A third variable would be the direction in which the ship is facing, but that's not needed, because it can be obtained as the initial direction (column vector [1;0;0]) times the current orientation; that is, the first column of the orientation.

These two state variables are kept on the stack, and are updated with each letter. Each of the letters ULlDRr multiplies the orientation matrix by one of the six rotation matrices to update the orientation. Letter F adds the current position plus the first column of the orientation matrix.

The six rotation matrices are created as follows: first is introduced directly; second and third are circular shifts of the previous one; and the remaining three are transposed versions of the others.

FFF!             % 3x1 vector [0;0;0]: initial position
3Xy              % 3x3 identity matrix: initial orientation
j                % input string
"                % for-each character in that string
  FFT_FTFv4Bv    %   rotation matrix for U: defined directly
  tFT_YS         %   rotation matrix for L: U circularly shifted to the left
  tTF_YS         %   rotation matrix for l: L circularly shifted down
  3:"            %   repeat three times
    3$y!         %     copy third matrix from top and transpose
  ]              %   end loop. This creates rotation matrices for D, R, r
  6$Xh           %   pack the 6 matrices in a cell array
  @              %   push current character from the input string
  'ULlDRr'4#m    %   this gives an index 0 for F, 1 for U, 2 for L, ..., 6 for r
  t?             %   if non-zero: update orientation
    X)           %     pick corresponding rotation matrix
    Y*           %     matrix product
  }              %   else: update position
    xx           %     delete twice (index and rotation matrix are not used here)
    t1Z)         %     duplicate orientation matrix and take its first column
    b+           %     move position vector to top and add
    w            %     swap the two top-most elements in stack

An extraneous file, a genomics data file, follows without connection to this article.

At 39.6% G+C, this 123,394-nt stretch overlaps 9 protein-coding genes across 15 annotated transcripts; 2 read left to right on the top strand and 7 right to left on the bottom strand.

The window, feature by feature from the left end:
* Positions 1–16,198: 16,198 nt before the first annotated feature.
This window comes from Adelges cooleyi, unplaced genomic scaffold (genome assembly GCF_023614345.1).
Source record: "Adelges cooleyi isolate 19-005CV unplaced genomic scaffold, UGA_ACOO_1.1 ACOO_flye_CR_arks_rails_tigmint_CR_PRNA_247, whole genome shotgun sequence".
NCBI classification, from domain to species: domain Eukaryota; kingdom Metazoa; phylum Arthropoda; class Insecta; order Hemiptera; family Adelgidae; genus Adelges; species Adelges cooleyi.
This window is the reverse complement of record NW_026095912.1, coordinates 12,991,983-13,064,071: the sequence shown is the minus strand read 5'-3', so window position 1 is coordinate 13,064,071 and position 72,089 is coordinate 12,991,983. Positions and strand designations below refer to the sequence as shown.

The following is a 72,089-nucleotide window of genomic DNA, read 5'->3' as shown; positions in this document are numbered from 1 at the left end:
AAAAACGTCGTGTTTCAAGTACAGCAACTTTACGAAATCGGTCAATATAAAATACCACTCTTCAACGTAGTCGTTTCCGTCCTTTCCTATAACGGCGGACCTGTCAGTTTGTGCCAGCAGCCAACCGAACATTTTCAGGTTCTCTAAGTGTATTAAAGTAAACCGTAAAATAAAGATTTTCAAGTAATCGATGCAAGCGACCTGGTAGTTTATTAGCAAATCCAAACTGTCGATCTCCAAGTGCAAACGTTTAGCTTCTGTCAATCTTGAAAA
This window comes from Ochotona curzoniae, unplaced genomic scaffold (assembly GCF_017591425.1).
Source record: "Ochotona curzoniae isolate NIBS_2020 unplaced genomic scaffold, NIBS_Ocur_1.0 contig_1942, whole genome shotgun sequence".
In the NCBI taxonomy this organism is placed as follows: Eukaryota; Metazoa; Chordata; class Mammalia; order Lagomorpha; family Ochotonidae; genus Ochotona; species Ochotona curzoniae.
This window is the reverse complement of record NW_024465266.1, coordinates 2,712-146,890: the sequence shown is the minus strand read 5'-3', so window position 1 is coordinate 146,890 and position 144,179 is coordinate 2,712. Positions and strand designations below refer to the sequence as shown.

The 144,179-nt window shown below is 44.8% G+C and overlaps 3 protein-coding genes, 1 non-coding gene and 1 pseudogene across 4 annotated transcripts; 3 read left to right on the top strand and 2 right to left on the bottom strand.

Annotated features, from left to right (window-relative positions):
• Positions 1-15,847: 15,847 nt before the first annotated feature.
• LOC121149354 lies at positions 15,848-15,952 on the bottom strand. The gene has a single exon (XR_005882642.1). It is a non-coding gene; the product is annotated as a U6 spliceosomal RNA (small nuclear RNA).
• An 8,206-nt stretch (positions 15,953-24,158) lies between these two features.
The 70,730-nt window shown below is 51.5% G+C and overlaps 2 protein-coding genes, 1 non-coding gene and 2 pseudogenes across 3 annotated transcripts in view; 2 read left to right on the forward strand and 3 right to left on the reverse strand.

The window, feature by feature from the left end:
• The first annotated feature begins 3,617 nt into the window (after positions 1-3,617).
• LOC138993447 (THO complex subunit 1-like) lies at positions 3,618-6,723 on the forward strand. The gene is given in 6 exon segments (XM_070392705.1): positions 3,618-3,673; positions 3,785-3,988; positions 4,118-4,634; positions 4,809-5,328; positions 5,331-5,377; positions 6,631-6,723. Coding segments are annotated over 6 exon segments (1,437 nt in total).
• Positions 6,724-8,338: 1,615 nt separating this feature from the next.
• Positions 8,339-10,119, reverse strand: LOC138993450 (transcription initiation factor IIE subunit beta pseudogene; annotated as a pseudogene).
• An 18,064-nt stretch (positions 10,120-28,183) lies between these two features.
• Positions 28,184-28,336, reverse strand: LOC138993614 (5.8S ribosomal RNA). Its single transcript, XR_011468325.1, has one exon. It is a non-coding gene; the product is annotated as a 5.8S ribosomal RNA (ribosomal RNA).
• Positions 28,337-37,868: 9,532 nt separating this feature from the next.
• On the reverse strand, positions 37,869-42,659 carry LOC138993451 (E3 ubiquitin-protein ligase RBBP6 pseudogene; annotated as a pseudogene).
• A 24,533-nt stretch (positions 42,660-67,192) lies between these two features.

]              %   end if
]                % end for-each
x                % delete orientation matrix
                 % implicitly display position vector
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1
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Octave, 175 bytes

function p=s(i)m.U=[0,0,-1;0,1,0;1,0,0];m.D=m.U';m.L=[0,-1,0;1,0,0;0,0,1];m.R=m.L';m.l=flip(flip(m.L),2);m.r=m.l';a=m.F=eye(3);p=[0;0;0];for c=i p+=(a*=m.(c))*[c=='F';0;0];end

Readable version:

function p=s(i)
  m.U=[0,0,-1;0,1,0;1,0,0];
  m.D=m.U';
  m.L=[0,-1,0;1,0,0;0,0,1];
  m.R=m.L';
  m.l=flip(flip(m.L),2);
  m.r=m.l';
  a=m.F=eye(3);
  p=[0;0;0];
  for c=i p+=(a*=m.(c))*[c=='F';0;0];
end
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  • \$\begingroup\$ Nice use of dynamic field names! \$\endgroup\$ – Luis Mendo Feb 12 '16 at 0:12
  • 2
    \$\begingroup\$ "Readable version [citation needed]" ;) \$\endgroup\$ – trichoplax Feb 12 '16 at 3:54
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ES6, 265 259 bytes

s=>[...s.replace(/F/g,"f$`s")].reverse().map(e=>d={U:(x,y,z)=>[-z,y,x],D:(x,y,z)=>[z,y,-x],L:(x,y,z)=>[-y,x,z],R:(x,y,z)=>[y,-x,z],r:(x,y,z)=>[x,-z,y],l:(x,y,z)=>[x,z,-y],F:(...d)=>d,f:(x,y,z)=>[a+=x,b+=y,c+=z]),s:_=>[1,0,0]}[e](...d),d=[1,0,a=b=c=0])&&[a,b,c]

Explanation: Normally to calculate the direction of the spaceship you would compose all the rotations together, and then for each move you would compose the result to the unit vector F = (1, 0, 0) (or more simply extract the first column of the matrix). For instance, FFrlFULULF => F + F + r⋅l⋅F + r⋅l⋅U⋅L⋅L⋅L⋅F. Since matrix multiplication is associative, languages with built-in matrix multiplication can obviously compute the partial product r⋅l⋅U⋅L⋅L⋅L as they go along, multiplying by F as necessary to produce the terms that are then added together. Unfortunately I don't have that luxury, so the cheapest option is to compute each term in the above expression separately, starting with F and working back. For that, I need a list for each of the occurrences of F of all the rotations up to that point. I do this using replace with $` so I also need to mark the start and end of each term in the list so that I can ignore the rest of the string. Slightly ungolfed:

s=>[... // split the string into separate operations
    s.replace(/F/g,"f$`s")] // For each 'F', wrap the operations up to that point
  .reverse() // Play all the operations in reverse order
  .map(e=>d= // Update the direction for each operation
    { // set of operations
      U:(x,y,z)=>[-z,y,x], // Up
      D:(x,y,z)=>[z,y,-x], // Down
      L:(x,y,z)=>[-y,x,z], // Left turn
      R:(x,y,z)=>[y,-x,z], // Right turn
      r:(x,y,z)=>[x,-z,y], // right roll
      l:(x,y,z)=>[x,z,-y], // left roll
      F:(...d)=>d, // does nothing, `s` and `f` do the work now
      f:(x,y,z)=>[a+=x,b+=y,c+=z], // do the move
      s:_=>[1,0,0] // back to start
    }[e](...d), // apply the operation to the current direction
    d=[1,0,a=b=c=0] // initialise variables
  )&&[a,b,c] // return result